MainStreet Macro: An Unscripted Recovery

March 08, 2021 | read time icon 7 min

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Oscar material, anyone? If you’ve been looking for a riveting drama, here it is.

You’ve heard the big news by now: Job creation popped in February, blowing through economists’ expectations. Employers added 379,000 jobs, the Bureau of Labor Statistics reported Friday, nearly doubling the consensus estimate.

The monthly data isn’t a disappointment on its face, but let’s dig deeper. Even with the jump in hiring, the U.S. still has had nearly 10 million fewer jobs in February than it did a year ago, before the coronavirus took hold. The unemployment rate last month was 6.2 percent — better, but likely understates the scarring in the labor markets.

It was another dramatic turn for the economy in a performance worthy of an Academy Award. Unlike the movies, though, this nail-biter is unscripted.

A global pandemic has never played a starring role in any previous downturn. The storyline that takes us to full employment is unknowable and plot twists are inevitable.

The Drama Unfolds

Let’s recap. In Act One, employers shed 22 million jobs last March and April, erasing all of the jobs created in the preceding 10 years of economic expansion in just two months.

Act Two, the recovery, is delivering more gut-wrenching action. The economy created 7.5 million jobs in May and June, but only 2.5 million jobs over the next six months. So far this year, job growth has been better, but far short of the summer surge in hiring.

Act Three

How does this story end? Is the job recovery sustainable? Is the Fed huddled in the library with a candlestick? A few weeks ago, I laid out three potential plotlines.

  • The workforce gets bigger. More people who left the job market because of health or family concerns re-enter the workforce.
  • Monthly job gains accelerate. To return to pre-pandemic levels of employment by 2024, the economy should produce upwards of 500,000 jobs a month on average.
  • Wages rise for the right reason. As low-income jobs return, top-line wage gains will slow at first, then speed up as the economy improves.

Source: St. Louis Federal Reserve, Center for Disease Control

Plot twists

But this is drama is improvised, so we need to prepare for some plot twists. 

Plot twist One: Large vs. small firms

Small firms were hit fast and hard by the pandemic. Boosted by a round of federal stimulus late last year, they’ve eked out modest job gains in recent months despite the overall sluggishness of the market.

Large firms, by contrast, weathered the initial pain relatively well, but have been less successful over the longer term. According to ADPRI’s recent data, larger businesses with more than 1,000 employees lost 5,000 jobs in February, while the broader set of large companies (with 500 to 1000 employees) added 28,000 workers. Midsize and small companies added 32,000 and 57,000 workers respectively. Since October, larger firms have struggled to add workers and are down about 50,000 jobs.

Plot Twist Two:  The missing workforce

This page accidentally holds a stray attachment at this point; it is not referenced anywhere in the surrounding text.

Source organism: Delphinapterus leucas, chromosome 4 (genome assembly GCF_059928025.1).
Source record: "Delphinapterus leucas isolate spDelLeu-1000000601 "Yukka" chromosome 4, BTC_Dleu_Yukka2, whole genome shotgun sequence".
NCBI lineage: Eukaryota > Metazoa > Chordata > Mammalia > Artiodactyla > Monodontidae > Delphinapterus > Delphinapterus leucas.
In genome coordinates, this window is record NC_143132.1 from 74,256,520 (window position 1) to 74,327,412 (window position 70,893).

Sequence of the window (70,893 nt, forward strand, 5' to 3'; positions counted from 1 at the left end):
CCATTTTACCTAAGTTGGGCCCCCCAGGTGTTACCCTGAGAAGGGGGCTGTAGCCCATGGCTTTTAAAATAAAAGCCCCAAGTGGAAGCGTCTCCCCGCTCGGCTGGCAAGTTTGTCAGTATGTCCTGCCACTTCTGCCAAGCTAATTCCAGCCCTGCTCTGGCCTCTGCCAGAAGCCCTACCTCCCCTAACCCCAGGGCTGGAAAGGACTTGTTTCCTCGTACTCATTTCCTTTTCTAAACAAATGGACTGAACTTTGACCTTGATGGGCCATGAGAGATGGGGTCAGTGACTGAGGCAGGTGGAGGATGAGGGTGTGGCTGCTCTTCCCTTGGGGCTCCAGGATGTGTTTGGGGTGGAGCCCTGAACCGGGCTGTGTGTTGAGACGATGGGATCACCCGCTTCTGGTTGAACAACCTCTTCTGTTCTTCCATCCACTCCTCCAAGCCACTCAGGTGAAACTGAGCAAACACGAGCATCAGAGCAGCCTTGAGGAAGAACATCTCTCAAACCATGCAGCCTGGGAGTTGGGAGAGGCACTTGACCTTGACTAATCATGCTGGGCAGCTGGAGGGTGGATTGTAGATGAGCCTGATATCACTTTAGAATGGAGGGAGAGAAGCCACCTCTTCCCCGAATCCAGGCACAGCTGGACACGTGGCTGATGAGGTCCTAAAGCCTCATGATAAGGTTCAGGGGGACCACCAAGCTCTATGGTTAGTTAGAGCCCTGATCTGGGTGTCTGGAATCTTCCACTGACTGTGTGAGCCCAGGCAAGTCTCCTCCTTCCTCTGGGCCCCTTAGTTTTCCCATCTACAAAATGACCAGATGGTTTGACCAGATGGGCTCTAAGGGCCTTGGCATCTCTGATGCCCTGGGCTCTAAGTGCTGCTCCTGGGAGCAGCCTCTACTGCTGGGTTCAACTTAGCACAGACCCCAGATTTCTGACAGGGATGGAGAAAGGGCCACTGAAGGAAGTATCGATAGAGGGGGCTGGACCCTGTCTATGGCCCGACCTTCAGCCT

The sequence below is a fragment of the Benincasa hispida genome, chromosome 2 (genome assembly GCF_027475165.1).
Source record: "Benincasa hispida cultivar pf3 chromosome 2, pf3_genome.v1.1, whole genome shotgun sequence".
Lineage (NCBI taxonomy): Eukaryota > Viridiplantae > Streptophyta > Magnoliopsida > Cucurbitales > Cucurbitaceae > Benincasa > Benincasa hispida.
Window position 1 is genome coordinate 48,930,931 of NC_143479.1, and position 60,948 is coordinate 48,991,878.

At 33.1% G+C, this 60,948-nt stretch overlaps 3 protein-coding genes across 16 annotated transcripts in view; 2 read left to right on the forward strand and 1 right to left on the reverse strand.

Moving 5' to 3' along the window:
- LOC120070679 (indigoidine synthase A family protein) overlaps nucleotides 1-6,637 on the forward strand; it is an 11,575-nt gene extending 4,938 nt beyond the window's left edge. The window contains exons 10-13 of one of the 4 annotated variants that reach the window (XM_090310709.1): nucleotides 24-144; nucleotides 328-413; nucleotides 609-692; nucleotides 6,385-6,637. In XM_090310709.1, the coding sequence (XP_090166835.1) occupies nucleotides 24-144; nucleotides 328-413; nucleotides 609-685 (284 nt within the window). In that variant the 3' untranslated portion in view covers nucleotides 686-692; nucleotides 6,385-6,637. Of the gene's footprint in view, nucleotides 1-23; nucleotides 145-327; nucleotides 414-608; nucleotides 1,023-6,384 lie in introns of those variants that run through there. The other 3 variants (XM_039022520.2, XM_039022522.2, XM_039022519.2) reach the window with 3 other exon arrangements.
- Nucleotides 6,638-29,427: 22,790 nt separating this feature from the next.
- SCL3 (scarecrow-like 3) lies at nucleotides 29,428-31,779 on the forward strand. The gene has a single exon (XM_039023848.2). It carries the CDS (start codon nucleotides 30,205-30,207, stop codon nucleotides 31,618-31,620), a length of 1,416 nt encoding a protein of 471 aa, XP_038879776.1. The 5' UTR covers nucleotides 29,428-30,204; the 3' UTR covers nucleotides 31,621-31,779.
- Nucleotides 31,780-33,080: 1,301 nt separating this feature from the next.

The decline in workforce participation over the last 12 months is the worst in more than 60 years. Older workers retired early over concerns about their health. Women, who lost jobs at four times the rate of men, quit the workforce to take on new responsibilities imposed by closed daycares and remote school.

Black and Latino workers have seen larger job losses than other demographic groups due to their concentration in service-sector jobs, which were hit hard by the pandemic and enduring racial gaps in employment. The unemployment rate among Black Americans actually rose in February, to 9.9 percent. 

We need these workers back. If they can be enticed by the prospect of new opportunities and safer working conditions, it will be a turning point.

Plot Twist 3:  The hero arrives

Vaccines–those sure-footed rescuers born of rapid-fire innovation — surely will be remembered as the superheroes of the pandemic, along with health professionals, retail workers and teachers.

The economy’s story arc will turn on widespread inoculation and herd immunity. This is the cliffhanger that makes the timeline to a complete jobs recovery difficult to predict.

My Take

This economy isn’t reading from a written script. New subplots keep cropping up that could swing the narrative in untold ways, but I am cautiously optimistic we’ll see a happy ending soon. Here’s why.

Vaccinations are picking up. Whenever a friend tells me they’re getting a shot in the arm, I cheer, both for them and the economy. The more vaccinations, the more quickly communities can relax social distancing and reopen their economies.

The audience is antsy. The economy is and always has been an audience-participation show. Pent-up consumer demand could accelerate the pace of hiring, especially in leisure and hospitality, as people return to restaurants, take vacations, and go to concerts.

Stimulus could be coming. Biden’s $1.9 trillion stimulus bill is gaining traction and ADP research shows that when stimulus comes in the form of loans for small business, companies are able to rehire faster and retain workers.

As much as we’d like the predictability of a script, the recovery will be improvised. Prepare for more of the whiplash we saw in February’s data, with surging gains in some months and lost momentum in others, before we see the big finale.